by Angela Clark
I was out celebrating a friend’s birthday and went to pay the bartender for her rosé and, yes, my kombucha (so sad) when out of the corner of my eye, I caught a string of something hanging from my wrist. “OH NO!” is what went off in my head. “My malas broke…” is what came out of my mouth. Trying hard to not show my clear attachment to these sandalwood beads, I shrugged my shoulders and said, “I have more at home.”
Clearly my mala beads mean a lot to me. I mean, we named our yoga studio after them. When Steph asked me what I was going to do with them, I said. “Put them in my bag and carry them around for a while, till I figure it out.” HA! Isn’t that a very funny and very literal way to hold onto something that cannot serve to help us? Six months from now, if I were digging around in my bag and found my broken malas, I would be very sad and nostalgic. Finding them would throw me back into the cycle of suffering. Just a thought…
Everybody has a different take on what happens when your stringed malas break. Some people re-string them. Others toss them out. Some say when your malas break, you have learned something. Unfortunately for me, they did not tell me what I have learned. At this moment, it’s still similar to what people say when a bird shits on you. “It’s good luck!” But you still got shat on, and now you have to clean up the mess.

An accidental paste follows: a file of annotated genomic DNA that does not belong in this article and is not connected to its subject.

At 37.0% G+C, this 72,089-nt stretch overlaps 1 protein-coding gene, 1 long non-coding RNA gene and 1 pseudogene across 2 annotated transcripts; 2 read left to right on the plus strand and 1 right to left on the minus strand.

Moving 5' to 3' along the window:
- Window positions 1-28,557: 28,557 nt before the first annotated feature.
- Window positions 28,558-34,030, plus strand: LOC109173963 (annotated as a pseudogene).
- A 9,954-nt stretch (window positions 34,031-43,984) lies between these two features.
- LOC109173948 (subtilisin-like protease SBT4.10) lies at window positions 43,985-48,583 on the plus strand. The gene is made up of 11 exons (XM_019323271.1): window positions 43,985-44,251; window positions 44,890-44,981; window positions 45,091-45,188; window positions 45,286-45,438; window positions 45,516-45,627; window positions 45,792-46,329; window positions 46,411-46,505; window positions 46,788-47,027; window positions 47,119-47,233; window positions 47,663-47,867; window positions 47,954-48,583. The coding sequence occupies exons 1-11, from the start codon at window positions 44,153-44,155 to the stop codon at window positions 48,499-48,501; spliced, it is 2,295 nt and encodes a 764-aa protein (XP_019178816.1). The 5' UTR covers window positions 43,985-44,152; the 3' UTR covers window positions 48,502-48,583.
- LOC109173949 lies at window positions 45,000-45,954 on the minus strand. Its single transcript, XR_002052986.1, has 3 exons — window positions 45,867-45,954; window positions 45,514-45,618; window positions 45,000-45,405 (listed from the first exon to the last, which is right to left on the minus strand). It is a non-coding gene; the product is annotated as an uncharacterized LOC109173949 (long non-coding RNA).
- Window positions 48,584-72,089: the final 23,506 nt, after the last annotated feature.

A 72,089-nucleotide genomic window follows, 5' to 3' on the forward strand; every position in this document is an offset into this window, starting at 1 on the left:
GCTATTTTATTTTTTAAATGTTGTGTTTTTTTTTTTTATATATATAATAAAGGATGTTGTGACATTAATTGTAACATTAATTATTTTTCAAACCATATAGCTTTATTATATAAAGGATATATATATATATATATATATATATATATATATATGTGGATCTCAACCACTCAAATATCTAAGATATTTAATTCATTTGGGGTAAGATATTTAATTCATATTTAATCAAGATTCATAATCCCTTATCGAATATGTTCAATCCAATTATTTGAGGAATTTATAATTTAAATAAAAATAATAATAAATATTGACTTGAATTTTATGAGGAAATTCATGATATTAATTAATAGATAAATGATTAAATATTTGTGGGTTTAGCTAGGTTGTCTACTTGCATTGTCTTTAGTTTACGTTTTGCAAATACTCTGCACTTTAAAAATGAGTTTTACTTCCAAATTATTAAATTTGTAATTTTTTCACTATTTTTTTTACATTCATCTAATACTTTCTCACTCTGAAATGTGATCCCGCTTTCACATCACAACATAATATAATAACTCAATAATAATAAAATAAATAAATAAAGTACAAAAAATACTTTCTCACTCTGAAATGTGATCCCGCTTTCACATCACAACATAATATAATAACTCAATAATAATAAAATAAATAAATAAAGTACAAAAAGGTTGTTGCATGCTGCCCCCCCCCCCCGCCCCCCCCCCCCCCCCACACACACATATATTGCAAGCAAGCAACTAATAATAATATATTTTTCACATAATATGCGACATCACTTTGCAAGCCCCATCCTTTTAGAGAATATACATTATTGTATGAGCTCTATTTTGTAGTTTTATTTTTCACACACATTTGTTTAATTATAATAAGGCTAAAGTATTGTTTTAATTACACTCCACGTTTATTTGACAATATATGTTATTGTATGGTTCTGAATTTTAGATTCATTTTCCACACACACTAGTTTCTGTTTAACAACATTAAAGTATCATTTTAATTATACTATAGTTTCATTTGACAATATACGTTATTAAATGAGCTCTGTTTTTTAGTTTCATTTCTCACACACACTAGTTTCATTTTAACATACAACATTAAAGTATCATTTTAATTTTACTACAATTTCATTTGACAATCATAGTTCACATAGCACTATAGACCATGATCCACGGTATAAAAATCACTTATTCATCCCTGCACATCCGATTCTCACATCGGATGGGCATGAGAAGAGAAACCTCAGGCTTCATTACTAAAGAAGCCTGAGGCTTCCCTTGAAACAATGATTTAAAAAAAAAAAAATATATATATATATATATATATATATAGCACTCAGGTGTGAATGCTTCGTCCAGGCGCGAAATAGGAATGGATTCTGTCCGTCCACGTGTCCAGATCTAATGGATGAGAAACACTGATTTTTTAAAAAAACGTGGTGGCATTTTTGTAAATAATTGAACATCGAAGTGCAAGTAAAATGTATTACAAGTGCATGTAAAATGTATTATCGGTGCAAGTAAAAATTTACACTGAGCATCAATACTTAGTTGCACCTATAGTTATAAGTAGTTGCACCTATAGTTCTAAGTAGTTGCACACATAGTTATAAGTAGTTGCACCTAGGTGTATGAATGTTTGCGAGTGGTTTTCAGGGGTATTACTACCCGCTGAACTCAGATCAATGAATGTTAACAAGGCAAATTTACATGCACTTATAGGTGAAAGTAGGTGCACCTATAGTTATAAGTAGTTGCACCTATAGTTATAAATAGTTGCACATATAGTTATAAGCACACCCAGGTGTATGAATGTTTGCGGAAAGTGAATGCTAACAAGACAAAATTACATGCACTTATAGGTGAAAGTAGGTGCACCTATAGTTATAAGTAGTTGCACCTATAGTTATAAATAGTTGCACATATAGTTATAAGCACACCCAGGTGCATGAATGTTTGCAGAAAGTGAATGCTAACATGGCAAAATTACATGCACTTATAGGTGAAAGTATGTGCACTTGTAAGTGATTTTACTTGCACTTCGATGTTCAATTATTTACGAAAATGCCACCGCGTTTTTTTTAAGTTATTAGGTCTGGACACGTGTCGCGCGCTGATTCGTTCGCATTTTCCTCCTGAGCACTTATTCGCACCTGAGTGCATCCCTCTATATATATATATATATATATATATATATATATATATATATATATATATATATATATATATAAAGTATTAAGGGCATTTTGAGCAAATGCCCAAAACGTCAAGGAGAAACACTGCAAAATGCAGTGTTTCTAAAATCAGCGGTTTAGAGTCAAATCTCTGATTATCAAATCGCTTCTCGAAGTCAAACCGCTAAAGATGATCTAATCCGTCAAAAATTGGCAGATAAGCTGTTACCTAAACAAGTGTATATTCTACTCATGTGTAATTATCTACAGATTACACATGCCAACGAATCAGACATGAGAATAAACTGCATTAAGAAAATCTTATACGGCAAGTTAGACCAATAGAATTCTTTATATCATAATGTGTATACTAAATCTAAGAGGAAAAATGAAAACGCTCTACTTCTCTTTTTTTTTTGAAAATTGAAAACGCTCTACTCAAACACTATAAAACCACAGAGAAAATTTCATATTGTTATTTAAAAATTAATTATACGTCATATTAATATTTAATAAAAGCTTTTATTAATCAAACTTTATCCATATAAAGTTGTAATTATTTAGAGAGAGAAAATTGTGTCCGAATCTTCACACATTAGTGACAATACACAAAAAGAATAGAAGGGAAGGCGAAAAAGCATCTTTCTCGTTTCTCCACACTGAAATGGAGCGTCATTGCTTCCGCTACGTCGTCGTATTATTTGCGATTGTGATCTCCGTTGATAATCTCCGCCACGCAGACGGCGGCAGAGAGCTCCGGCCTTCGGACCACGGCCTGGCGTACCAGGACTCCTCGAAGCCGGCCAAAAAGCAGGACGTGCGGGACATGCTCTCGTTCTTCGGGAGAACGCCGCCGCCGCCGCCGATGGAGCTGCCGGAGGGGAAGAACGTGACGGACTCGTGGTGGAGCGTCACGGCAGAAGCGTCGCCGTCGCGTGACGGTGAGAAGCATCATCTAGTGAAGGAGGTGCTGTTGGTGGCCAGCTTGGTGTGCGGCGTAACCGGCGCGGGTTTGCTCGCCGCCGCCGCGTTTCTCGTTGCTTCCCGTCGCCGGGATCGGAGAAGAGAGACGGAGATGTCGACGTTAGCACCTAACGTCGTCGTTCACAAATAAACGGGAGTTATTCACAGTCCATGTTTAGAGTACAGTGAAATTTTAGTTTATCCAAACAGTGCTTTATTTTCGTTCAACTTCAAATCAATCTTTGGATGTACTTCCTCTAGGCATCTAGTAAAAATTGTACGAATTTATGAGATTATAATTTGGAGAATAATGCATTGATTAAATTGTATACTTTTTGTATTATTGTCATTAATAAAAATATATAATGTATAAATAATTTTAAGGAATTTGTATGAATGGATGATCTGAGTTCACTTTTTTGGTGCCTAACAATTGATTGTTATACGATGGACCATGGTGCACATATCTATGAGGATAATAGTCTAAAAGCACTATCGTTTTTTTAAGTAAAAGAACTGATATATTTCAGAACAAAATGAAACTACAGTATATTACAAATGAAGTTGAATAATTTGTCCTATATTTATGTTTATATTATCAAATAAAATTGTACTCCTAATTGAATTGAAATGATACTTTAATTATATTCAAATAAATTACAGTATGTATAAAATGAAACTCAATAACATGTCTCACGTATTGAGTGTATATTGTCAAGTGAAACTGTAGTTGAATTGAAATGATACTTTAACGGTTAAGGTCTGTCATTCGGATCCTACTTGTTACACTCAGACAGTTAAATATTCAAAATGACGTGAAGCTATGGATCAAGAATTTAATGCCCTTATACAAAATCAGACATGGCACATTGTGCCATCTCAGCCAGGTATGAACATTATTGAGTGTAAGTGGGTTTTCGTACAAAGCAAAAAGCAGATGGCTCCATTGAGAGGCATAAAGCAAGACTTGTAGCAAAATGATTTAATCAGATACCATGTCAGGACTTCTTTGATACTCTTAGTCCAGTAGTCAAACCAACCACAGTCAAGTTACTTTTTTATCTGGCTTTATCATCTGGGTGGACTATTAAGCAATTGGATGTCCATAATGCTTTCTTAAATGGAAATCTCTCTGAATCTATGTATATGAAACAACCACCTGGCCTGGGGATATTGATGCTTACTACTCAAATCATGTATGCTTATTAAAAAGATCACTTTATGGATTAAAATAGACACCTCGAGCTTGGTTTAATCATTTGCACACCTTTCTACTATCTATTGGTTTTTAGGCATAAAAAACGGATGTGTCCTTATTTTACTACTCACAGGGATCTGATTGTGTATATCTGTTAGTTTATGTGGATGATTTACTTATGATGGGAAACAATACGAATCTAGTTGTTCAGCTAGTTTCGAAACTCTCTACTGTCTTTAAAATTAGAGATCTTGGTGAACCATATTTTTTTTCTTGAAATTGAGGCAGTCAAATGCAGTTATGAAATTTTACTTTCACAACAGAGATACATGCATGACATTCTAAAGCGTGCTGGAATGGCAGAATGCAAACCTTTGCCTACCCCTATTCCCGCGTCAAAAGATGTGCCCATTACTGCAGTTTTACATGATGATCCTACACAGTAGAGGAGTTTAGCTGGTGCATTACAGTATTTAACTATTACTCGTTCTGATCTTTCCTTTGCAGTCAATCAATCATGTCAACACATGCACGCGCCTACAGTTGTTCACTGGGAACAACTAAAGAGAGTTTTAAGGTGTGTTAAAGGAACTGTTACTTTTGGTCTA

I know, I know! Such a silly attachment to an object (be that of devotion) but I loved my sandalwood malas. Their smell, the way the wood darkened from the oils of my skin, the fact that they were just the right length for me to wrap around my wrist and practice yoga-asana. The spaces between each bead was also just right for when I sat and did my mantra meditation – being able to touch each bead and not fumble them in my hands. And as much as I admit my love for my sandalwood malas, there is something I’m finding intriguing by the dissolution of my prayer beads.
Perhaps it is the idea that I’ve learned something, and usually I’m better off in doing so. Perhaps it’s that I can’t help thinking of all the Mala Yoga folks that we’ve seen come, practice, stay, and leave our sacred space. People move away, life changes, someone new steps through the door. It is the evolution of living and, why should my malas be denied this?
For now my malas have been taken out of my bag, placed in a sacred space – my lesson learned. We practice for many things and one of the greatest, if not most challenging, is the dissolution of our ideas and thoughts of absolutes.